Jean Arcelin

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Jean Arcelin
Born (1962-06-22)June 22, 1962
Paris, France
Nationality Switzerland Swiss
Education Sorbonne, Paris
Known for painting
Movement Realism

Jean Arcelin is a French and Swiss painter born in Paris in June 1962. He studied at Charpentier, a licensed art history school at the Sorbonne,[1] where he developed an interest in seventeenth- and eighteenth-century painting. His paintings incorporate elements of false realism and figurative art, as well as some elements of Baroque.

His pictorial compositions are simply the results of his imagination without any cinematographic aids, using principally the oil canvas technique called “alla prima”, keen to the original impressionist painters, which cancels the initial undercoated and glazed steps.

Arcelin uses references in order to create an effect, striving to make each painting a fully-fledged world. The spaces in the paintings are alive and are executed with rapid and spontaneous gesture. Painfully realized details create the sensation of rushing past the scene then coming to a complete stop.[2] Landscapes edge with the urban sea, and combine with portraitist gesture. He takes corners of Paris, cafe chairs piled up in the angle of view of a monument, or the dressing room of a theatre, and portrays them empty of all human presence. His luminous depictions of interiors or landscapes are so charged that you can sense the personalities that inhabit the rooms or spaces, though they are absent.

Arcelin's painting is made up of intricate framework of fragmented memories nostalgically conserved. In the course of time these guarded recollections have been strengthen in hallucinatory perception of far off places and bygone days and then reminiscently unleashed upon the canvas. These phantom visions are well represented by the likes of Miroir et Piscine, Vue Cavalière, and of course L'escalier jaune: Every one of these interpretations distances itself profoundly from our visual certitudes, pressuring us to abandon all notions as to what is real and what is fictive.[3]

An Arcelin painting can be a false realistic: it is figurative without becoming complex.

Presented at the FIAC in 1993 and 1995, he participated in the Ebel sponsored Art and Culture in Basel and in Villa Schwob, Switzerland from 1990 to 1995[4] and exhibited in 1989, 1990 and 1999 at the Institut de France.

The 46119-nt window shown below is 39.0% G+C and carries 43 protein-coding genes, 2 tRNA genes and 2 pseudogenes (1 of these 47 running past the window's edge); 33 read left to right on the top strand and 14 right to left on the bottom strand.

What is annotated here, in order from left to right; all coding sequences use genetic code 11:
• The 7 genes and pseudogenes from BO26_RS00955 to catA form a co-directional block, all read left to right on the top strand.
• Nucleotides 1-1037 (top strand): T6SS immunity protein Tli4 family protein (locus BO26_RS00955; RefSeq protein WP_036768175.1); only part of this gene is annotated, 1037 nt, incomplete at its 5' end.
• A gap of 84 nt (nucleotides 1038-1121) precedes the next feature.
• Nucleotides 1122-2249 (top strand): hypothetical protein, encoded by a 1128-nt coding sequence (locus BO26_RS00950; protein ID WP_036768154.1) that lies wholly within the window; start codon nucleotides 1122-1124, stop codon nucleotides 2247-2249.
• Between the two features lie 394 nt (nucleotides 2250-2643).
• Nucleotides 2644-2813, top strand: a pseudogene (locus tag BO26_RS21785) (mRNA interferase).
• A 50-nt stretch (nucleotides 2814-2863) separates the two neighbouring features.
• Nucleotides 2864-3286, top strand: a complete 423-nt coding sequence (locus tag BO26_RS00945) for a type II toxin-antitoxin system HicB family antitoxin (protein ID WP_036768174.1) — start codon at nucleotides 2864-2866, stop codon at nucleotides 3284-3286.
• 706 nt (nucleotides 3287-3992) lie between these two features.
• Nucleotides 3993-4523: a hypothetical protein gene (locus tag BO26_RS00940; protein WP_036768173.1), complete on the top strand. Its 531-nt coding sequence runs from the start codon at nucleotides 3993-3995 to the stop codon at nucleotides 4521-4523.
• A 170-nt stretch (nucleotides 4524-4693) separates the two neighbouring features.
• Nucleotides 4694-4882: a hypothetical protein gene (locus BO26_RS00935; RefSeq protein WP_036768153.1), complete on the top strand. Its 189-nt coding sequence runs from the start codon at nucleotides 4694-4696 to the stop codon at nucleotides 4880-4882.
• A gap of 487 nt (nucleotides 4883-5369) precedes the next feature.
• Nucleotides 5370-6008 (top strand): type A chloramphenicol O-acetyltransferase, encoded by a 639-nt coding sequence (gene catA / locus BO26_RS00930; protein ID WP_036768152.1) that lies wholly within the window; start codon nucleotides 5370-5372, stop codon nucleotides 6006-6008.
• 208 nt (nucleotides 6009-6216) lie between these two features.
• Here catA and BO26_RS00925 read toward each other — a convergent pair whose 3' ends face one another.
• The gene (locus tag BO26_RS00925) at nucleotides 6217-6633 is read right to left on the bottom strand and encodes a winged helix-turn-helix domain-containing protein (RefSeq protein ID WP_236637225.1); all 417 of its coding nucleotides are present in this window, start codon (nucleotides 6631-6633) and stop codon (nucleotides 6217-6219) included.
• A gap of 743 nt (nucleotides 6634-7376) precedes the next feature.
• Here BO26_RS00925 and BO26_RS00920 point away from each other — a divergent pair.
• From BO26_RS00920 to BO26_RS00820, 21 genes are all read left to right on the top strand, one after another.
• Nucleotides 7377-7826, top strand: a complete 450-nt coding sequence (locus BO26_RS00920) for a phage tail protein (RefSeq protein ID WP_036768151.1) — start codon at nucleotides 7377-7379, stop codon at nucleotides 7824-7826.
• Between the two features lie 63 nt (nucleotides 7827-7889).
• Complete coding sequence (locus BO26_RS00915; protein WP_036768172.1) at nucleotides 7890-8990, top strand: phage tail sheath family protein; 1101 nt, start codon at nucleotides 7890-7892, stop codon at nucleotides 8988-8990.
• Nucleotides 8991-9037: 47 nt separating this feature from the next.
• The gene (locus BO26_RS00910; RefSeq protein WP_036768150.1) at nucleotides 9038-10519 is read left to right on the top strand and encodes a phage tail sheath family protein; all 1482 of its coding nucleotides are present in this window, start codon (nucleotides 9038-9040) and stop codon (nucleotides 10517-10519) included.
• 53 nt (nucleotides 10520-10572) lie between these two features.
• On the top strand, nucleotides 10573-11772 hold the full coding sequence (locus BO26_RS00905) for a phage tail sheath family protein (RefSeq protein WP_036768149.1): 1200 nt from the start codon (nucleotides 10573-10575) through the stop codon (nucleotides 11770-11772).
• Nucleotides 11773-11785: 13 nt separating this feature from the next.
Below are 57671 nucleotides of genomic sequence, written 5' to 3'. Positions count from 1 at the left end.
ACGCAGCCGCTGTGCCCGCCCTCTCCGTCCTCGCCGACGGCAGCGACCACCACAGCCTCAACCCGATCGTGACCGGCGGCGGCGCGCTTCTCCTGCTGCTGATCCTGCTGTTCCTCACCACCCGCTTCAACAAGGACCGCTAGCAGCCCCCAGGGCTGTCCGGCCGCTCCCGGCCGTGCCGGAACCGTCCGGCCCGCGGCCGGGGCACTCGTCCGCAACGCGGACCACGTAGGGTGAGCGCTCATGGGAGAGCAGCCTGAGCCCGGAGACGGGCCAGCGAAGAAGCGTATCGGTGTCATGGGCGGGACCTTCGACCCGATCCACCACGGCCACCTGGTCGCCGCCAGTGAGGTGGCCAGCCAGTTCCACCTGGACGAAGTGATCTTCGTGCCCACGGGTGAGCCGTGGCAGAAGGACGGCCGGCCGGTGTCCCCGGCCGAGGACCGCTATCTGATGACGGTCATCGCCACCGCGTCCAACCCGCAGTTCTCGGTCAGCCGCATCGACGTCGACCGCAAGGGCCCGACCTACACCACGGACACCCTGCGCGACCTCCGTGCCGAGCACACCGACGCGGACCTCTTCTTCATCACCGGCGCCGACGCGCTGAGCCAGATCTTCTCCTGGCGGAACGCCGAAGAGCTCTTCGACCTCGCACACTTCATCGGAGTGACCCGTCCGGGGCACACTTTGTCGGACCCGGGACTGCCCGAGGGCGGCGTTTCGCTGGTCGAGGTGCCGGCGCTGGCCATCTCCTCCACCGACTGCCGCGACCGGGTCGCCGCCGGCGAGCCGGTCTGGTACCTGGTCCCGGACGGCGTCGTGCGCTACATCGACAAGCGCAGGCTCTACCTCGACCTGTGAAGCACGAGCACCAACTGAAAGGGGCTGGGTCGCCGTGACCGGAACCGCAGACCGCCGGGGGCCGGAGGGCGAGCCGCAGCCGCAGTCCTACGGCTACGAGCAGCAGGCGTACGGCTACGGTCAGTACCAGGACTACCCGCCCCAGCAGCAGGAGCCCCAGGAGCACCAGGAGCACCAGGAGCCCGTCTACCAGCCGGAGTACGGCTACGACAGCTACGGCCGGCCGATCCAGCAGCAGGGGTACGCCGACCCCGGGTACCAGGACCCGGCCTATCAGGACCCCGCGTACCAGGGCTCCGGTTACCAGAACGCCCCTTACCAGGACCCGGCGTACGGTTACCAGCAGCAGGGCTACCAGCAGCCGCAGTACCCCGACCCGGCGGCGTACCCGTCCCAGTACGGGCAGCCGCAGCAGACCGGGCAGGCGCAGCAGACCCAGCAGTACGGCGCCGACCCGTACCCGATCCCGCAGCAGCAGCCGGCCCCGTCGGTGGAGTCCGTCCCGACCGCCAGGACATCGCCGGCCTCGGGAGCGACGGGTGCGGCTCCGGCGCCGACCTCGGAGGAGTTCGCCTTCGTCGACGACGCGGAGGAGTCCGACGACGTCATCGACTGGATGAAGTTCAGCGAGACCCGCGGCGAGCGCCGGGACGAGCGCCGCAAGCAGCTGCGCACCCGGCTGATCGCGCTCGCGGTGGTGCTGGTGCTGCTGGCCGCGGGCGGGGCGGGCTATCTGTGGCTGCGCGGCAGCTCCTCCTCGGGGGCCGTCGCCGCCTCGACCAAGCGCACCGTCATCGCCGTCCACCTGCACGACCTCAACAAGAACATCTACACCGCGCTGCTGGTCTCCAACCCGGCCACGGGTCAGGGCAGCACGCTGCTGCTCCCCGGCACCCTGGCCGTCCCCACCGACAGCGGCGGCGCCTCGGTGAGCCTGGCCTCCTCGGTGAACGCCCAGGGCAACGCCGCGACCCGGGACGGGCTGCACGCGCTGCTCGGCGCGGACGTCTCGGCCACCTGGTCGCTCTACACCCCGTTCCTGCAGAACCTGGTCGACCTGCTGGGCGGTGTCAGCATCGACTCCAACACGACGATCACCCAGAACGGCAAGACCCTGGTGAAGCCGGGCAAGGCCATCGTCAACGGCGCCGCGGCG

He created paintings on order for several major companies including Ebel watches (1990), Dom Ruinart Champagne (1992), Natixis Bank (2000) or Tiffany & Co. (2012, 2013) and has exhibited regularly in France, Switzerland and the US since 1990. He lives in Paris.

In 2007, the town of Bergerac in the Dordogne devoted a restrospective exhibition of 40 of his works at the Rectory Saint Jacques.

He is referenced in the Benezit Dictionary of Artists (Oxford University Press, 2010), in the Delarge dictionary of Arts (Gründ editions) (French: Dictionnaire des Arts Plastiques Modernes et Contemporains) as well as in the Swiss Who's Who.

Recent exhibitions[edit]

Selected solo exhibitions

  • 2006- 2016: Galerie 26 Place des Vosges, Paris.
  • 2013: Callanwolde Fine Arts Center, Atlanta.
  • 2006- 2016: Galerie L'Ermitage, Le Touquet-Paris-Plage, France.
  • 2010- 2016: Besharat Gallery, Atlanta.
  • 2012: Galerie du Parlement, Rennes, France.
  • 2010, 2011: Ariel Sibony Gallery, Place des Vosges, Paris.
  • 2010, 2011: Sibman Gallery, Place des Vosges, Paris.
  • 2010, 2015: Galerie Fert, Yvoire, France.

Selected group exhibitions

  • 2011, 2012, 2013: Art Palm Beach, West Palm Beach.
  • 2010, 2011, 2012: The Affordable Art Fair (AAF), New York City.
  • 2011: Scope Basel, Switzerland.
  • 2011: ArtMRKT, San Francisco.
  • 2011: Scope, New York City.
  • 2011: Lille European Art Fair.
  • 2011: MIA Art Fair, Miami.
  • 2010: The Red Dot, Miami.
  • 2010: Art London, Chelsea.


Notes and references[edit]

  1. ^ Biography Jean Arcelin in Delarge dictionary Retrieved February 4, 2011
  2. ^ Newspaper Patrick Dennis, The Thinking Artist, Atlanta In Town, October 2013 issue, page 27 Retrieved February 20, 2014.
  3. ^ Biography Lydia Haramourg in Jean Arcelin, Recent Paintings, Galerie 26, 2007, English translation by Eric Miller.
  4. ^ Biography "Jean Arcelin". SIKART dictionary and database.  Retrieved February 4, 2014



External links[edit]